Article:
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Jio-On the prowl?

After four years of 1000 engineers on the project, acquisition of Radisys and amalgamation of Rancore Technologies, Reliance Jio Infocomm has set its sights on developing its homegrown 5G offering, that it plans to export to other countries after deploying it in its own network in the coming year. Jio is ready with indigenously developed, 5G network solutions. It is planning to build its own 5G software stack and is likely to embrace OpenRAN techniques or possibly even Cloud-RAN as architecture.

Tareq Amin, who served as Jio’s SVP of Technology Development from 2013-18, currently working as CTO-Rakuten, that has recently got a nod to become Japan’s fourth major wireless carrier had set the tone.

This is in line with its global counterparts, that are for the first time building their own 5G virtualised networks. They are moving from the current hardware-dependent networks to ones that will be software-centric virtualised, open networks, with hardly any dependency on the underlying hardware, while also saving 40 percent in CapEx and 34 percent in OpEx.

Has Jio secretly developed a 5G solution the world hasn’t heard of? Probably not. But it has reason to exaggerate, as it clearly wants cheap spectrum and quick approvals for 5G trials while competition is still figuring out to rid their networks of Chinese vendors.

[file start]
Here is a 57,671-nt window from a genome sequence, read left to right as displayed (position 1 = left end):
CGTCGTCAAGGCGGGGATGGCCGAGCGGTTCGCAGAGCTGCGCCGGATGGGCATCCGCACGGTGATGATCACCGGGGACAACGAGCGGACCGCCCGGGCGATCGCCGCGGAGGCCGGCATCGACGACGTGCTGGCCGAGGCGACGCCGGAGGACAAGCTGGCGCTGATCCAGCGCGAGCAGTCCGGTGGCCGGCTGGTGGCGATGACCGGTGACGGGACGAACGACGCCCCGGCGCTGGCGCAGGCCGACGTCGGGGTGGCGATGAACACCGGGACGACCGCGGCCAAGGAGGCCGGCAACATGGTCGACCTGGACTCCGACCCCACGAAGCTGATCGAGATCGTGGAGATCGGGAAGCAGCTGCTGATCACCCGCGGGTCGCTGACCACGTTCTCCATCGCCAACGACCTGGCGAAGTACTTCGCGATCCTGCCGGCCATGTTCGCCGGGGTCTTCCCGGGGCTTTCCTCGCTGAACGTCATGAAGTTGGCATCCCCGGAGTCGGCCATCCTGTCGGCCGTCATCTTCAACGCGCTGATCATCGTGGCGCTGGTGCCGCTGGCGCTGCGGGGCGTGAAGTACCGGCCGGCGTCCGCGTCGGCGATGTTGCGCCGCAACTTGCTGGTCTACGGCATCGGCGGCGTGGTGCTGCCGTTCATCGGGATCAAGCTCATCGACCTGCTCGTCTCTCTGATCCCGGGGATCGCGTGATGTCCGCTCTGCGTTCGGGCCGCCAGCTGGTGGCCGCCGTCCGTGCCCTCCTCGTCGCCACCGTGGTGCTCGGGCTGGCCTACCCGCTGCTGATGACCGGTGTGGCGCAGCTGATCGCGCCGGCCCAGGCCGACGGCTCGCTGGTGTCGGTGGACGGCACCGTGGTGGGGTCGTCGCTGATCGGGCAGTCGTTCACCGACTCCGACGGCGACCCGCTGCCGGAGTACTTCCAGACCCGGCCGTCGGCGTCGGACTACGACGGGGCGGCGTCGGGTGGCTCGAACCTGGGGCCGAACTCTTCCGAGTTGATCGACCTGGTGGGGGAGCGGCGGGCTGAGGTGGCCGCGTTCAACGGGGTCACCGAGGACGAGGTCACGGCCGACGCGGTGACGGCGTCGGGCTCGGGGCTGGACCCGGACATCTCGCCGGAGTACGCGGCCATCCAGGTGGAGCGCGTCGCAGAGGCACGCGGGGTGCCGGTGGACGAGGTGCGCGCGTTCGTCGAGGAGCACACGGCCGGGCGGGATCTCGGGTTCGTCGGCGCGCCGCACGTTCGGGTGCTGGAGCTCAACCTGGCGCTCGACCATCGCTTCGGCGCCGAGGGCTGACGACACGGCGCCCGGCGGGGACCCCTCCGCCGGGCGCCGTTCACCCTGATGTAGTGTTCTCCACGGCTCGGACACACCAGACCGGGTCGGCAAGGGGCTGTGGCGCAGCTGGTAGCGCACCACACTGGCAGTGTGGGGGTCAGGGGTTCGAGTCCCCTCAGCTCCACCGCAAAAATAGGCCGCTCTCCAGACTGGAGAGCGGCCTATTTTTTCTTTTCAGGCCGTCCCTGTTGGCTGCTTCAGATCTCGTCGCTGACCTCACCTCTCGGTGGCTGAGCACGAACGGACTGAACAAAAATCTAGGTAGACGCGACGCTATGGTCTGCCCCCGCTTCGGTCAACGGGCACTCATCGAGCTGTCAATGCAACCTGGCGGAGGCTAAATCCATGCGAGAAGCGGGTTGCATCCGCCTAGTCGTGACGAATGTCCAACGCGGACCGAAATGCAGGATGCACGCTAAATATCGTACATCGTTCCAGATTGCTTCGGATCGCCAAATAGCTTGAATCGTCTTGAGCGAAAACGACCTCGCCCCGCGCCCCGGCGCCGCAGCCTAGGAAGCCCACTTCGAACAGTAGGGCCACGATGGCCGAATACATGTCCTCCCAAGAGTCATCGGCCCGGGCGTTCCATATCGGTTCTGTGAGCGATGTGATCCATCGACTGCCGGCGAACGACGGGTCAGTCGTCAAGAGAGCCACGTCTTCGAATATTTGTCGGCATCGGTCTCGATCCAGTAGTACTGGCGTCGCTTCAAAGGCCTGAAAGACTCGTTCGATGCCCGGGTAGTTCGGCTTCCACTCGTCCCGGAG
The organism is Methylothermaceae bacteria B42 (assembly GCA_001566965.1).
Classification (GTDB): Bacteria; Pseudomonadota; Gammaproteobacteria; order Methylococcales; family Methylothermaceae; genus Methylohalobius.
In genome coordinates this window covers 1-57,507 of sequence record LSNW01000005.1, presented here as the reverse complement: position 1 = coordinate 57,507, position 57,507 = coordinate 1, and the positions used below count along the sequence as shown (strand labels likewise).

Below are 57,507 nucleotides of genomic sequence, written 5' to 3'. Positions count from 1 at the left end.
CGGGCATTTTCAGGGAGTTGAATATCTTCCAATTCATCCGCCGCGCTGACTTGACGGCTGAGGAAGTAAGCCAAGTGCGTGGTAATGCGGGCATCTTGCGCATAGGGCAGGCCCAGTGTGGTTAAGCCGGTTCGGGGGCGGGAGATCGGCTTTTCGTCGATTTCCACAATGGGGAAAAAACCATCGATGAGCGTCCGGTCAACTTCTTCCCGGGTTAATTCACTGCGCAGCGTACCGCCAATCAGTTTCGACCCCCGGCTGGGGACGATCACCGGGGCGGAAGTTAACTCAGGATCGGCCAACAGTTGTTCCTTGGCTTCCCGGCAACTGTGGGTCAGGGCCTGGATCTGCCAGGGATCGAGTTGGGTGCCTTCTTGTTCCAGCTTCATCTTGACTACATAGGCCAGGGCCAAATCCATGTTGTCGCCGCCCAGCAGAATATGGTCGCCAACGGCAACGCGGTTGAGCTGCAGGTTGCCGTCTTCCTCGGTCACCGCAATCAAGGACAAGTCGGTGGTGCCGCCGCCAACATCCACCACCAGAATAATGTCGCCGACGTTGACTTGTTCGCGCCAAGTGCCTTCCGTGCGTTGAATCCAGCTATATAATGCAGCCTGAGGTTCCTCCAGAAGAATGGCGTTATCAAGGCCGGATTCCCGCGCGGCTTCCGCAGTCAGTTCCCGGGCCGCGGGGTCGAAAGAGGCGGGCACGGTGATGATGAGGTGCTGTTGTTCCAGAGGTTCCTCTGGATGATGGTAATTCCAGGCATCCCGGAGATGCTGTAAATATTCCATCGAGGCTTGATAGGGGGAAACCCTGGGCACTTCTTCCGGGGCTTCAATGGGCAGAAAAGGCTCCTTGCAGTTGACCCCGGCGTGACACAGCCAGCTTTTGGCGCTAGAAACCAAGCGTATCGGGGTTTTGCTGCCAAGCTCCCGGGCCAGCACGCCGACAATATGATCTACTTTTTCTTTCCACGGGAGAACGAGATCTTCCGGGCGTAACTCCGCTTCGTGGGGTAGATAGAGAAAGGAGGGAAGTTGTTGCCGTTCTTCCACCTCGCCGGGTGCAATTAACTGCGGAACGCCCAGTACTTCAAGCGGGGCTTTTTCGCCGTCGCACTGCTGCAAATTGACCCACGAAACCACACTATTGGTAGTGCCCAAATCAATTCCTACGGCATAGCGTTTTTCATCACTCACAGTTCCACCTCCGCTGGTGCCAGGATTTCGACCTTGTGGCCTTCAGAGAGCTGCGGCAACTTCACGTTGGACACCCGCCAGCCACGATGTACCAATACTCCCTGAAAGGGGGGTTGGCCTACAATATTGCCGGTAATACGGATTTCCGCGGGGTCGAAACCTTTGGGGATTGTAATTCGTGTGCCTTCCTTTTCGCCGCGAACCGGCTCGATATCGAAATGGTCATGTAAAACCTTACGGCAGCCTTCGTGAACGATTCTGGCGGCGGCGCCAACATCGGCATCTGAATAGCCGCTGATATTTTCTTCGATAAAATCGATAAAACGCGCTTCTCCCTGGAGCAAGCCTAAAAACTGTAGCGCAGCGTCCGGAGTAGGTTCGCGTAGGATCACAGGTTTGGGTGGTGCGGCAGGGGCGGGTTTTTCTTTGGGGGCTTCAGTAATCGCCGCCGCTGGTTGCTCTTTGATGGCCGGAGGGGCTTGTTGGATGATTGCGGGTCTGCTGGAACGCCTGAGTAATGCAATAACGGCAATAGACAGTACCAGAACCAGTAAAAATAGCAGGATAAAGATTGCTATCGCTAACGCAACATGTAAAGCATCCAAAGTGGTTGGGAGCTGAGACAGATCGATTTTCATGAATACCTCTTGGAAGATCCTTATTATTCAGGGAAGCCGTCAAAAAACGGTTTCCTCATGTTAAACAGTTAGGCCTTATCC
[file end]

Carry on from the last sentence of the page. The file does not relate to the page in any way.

Jio is looking to acquire or form partnerships with domestic firms to develop competencies in building and manufacturing 5G products. The firm is well equipped, having secured over USD 20 billion in the last few months from the global who’s who of private equity and technology.

At the outset, it needs to address two of its weak spots, in manufacturing and radios. The Reliance Group itself certainly has manufacturing capabilities, and a partnership with ITI Limited would enhance these. But ITI suddenly moving into a new, challenging area of manufacturing will have doubters.

Moreover, Jio is missing the radio piece of the puzzle. Let’s say Jio sticks with Samsung, and doesn’t go full open RAN. Jio hasn’t committed either way, even if it is a member of the O-RAN Alliance. Samsung’s baseband supports both LTE and NR 5G with the same hardware, so it would not likely need a swap. But the radios would need an upgrade to Samsung’s Massive MIMO version, at the least. These are not manufactured in India, so it’s hard to pitch them as homegrown.

Even with a Samsung manufacturing move, Jio would not have control over the 5G solution and it’s hard to call this is a “Made in India platform.” Another possibility is that Jio is on the acquisition hunt, looking for open RAN players to fill the radio void. Altiostar and Mavenir just announced they would work together to develop a portfolio of open RAN-compliant radios designed for the US market, produced by third party OEMs. Altiostar is likely not for sale, given its links to Telefonica and Rakuten, but Mavenir or a smaller option may be available. Short of acquisition, Jio might be content to just do as Altiostar and Mavenir are doing: draw up the specs (using Rancore) and commission a third-party OEM to manufacture.

Jio is believed to be evaluating local firms to acquire or to form partnerships. It might be looking at domestic firms in line with the Atmanirbhar push by the Indian Government. There is speculation that Jio could be in dialogue with HFCL, Tejas Networks, Niral Networks, Lekha Wireless Solutions, VVDN Technologies, SignalChip, Nivetti Systems, Vihaan Networks, and Saankhya Labs!
CT Bureau

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